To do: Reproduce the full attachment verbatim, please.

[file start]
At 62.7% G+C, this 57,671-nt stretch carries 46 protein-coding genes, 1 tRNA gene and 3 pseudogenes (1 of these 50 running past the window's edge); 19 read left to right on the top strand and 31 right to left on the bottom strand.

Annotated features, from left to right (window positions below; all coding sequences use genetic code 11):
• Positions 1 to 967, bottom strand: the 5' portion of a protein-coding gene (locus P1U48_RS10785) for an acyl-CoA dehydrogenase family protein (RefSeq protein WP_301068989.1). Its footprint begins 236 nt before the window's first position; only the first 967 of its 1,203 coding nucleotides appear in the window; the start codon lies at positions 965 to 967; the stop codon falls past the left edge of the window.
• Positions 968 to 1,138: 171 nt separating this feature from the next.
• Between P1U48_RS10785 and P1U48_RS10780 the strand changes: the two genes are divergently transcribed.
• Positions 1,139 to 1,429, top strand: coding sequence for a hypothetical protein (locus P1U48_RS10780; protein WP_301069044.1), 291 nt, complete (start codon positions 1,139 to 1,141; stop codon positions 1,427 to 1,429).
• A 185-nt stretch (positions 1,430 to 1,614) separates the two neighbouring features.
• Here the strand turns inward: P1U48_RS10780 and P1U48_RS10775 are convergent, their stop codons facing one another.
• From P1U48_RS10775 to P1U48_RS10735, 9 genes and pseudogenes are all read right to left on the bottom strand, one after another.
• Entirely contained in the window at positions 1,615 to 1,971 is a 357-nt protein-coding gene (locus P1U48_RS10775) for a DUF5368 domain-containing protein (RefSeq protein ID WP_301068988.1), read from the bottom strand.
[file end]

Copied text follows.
At 62.7% G+C, this 57,671-nt stretch carries 46 protein-coding genes, 1 tRNA gene and 3 pseudogenes (1 of these 50 running past the window's edge); 19 read left to right on the top strand and 31 right to left on the bottom strand.

Annotated features, from left to right (window positions below; all coding sequences use genetic code 11):
• Positions 1 to 967, bottom strand: the 5' portion of a protein-coding gene (locus P1U48_RS10785) for an acyl-CoA dehydrogenase family protein (RefSeq protein WP_301068989.1). Its footprint begins 236 nt before the window's first position; only the first 967 of its 1,203 coding nucleotides appear in the window; the start codon lies at positions 965 to 967; the stop codon falls past the left edge of the window.
• Positions 968 to 1,138: 171 nt separating this feature from the next.
• Between P1U48_RS10785 and P1U48_RS10780 the strand changes: the two genes are divergently transcribed.
• Positions 1,139 to 1,429, top strand: coding sequence for a hypothetical protein (locus P1U48_RS10780; protein WP_301069044.1), 291 nt, complete (start codon positions 1,139 to 1,141; stop codon positions 1,427 to 1,429).
• A 185-nt stretch (positions 1,430 to 1,614) separates the two neighbouring features.
• Here the strand turns inward: P1U48_RS10780 and P1U48_RS10775 are convergent, their stop codons facing one another.
• From P1U48_RS10775 to P1U48_RS10735, 9 genes and pseudogenes are all read right to left on the bottom strand, one after another.
• Entirely contained in the window at positions 1,615 to 1,971 is a 357-nt protein-coding gene (locus P1U48_RS10775) for a DUF5368 domain-containing protein (RefSeq protein ID WP_301068988.1), read from the bottom strand.